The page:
Evening Poetry, May 17

Works & Loves

by Jane Hirshfield

1

Rain fell as a glass
breaks,
something suddenly everywhere at the same time.

               2

To live like a painting
looked into from more than one angle at once —

eye to eye with the doorway,
down at the hair,
up at your own dusty feet.

               3

“This is your house,”
said my bird heart to my heart of the cricket,
and I entered.

               4

The happy see only happiness,
the living see only life,
the young see only the young,

as lovers believe
they wake always beside one also in love.

               5

However often I turned its pages,
I kept ending up
as the same two sentences of the book:

The being of some is: to be. Of others: to be without.

Then I fell back asleep, in Swedish.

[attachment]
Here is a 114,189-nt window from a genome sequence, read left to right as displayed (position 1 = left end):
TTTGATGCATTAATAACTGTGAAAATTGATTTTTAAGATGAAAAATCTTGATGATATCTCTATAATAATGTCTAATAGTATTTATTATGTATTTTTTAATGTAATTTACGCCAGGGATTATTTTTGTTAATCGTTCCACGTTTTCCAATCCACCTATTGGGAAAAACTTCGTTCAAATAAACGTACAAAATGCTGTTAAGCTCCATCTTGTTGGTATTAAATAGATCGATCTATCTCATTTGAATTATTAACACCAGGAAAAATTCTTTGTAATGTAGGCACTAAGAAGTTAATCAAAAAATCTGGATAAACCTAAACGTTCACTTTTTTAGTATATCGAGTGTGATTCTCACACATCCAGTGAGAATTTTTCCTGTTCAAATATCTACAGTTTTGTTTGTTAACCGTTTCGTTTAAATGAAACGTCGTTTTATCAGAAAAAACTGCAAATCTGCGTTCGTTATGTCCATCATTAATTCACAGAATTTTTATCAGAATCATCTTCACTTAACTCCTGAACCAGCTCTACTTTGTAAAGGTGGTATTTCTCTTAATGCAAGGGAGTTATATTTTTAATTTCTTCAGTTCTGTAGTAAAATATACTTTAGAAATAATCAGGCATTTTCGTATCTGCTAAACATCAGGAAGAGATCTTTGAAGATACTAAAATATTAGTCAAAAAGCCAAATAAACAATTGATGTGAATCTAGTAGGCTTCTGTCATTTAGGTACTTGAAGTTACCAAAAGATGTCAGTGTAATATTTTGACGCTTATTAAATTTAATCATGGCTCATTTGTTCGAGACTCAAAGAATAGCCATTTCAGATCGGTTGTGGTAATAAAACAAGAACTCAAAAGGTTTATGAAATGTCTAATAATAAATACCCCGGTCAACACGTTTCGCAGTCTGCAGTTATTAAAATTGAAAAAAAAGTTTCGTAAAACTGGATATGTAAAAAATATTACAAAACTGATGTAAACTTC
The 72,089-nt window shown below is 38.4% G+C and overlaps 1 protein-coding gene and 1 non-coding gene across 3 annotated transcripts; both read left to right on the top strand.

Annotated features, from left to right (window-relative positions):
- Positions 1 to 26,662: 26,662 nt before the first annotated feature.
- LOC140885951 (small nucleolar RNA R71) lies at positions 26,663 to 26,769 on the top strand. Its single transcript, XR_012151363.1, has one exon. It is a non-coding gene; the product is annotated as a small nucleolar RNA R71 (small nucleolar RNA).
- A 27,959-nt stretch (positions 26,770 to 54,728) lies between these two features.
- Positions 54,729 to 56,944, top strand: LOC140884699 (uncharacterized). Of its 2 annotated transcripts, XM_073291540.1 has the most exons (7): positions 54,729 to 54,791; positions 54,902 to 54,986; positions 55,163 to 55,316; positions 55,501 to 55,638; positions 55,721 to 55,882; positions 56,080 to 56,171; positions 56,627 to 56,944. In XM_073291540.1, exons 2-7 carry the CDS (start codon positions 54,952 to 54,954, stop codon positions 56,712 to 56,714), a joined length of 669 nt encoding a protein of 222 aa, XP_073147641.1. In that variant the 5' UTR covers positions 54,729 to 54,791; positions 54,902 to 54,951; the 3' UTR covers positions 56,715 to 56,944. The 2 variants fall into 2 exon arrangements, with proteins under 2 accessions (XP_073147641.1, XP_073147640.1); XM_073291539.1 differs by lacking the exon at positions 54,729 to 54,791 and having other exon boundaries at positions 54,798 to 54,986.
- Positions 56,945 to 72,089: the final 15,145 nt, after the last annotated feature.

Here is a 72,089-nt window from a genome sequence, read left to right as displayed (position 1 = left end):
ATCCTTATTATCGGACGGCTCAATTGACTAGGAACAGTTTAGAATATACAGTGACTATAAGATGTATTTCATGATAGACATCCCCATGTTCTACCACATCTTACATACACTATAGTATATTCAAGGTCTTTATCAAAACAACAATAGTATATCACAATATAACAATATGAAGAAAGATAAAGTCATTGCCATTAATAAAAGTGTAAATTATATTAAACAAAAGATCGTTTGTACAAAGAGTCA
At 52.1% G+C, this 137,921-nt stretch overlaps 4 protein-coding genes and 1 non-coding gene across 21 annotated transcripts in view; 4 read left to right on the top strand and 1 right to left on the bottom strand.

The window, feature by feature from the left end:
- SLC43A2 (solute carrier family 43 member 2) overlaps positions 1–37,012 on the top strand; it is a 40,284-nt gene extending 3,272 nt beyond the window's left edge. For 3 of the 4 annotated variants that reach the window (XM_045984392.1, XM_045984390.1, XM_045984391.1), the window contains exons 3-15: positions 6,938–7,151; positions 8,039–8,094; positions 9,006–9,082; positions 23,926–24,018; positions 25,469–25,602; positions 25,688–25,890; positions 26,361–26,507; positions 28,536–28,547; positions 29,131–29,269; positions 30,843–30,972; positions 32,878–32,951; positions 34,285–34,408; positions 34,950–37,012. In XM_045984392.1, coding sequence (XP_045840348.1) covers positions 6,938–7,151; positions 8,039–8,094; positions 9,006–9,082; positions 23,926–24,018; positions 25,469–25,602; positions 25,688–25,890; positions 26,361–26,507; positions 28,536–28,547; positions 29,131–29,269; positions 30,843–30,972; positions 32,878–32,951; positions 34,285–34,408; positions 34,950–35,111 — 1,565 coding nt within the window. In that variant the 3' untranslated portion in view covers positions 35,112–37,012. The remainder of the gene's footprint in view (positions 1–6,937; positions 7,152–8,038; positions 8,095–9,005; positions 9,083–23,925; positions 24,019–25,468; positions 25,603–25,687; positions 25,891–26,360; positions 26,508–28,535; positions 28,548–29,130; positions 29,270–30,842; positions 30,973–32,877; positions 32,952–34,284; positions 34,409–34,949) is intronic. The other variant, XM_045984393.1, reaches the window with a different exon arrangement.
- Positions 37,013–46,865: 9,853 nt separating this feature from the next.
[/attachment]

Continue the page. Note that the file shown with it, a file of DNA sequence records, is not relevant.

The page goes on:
6

A sheep grazing is unimpressed by the mountain
but not by its flies.

               7

The grief
of what hasn’t yet happened —

a door closed from inside.

The weight of the grass
dividing
an ant’s five-legged silence
walking through it.

               8

What is the towel, what is the water,
changes,
though of we three,
only the towel can be held upside down in the sun.

               9

“I was once.”
Said not in self-pity or praise.
This dignity we allow barn owl,
ego, oyster.

You can find this poem in The Beauty.

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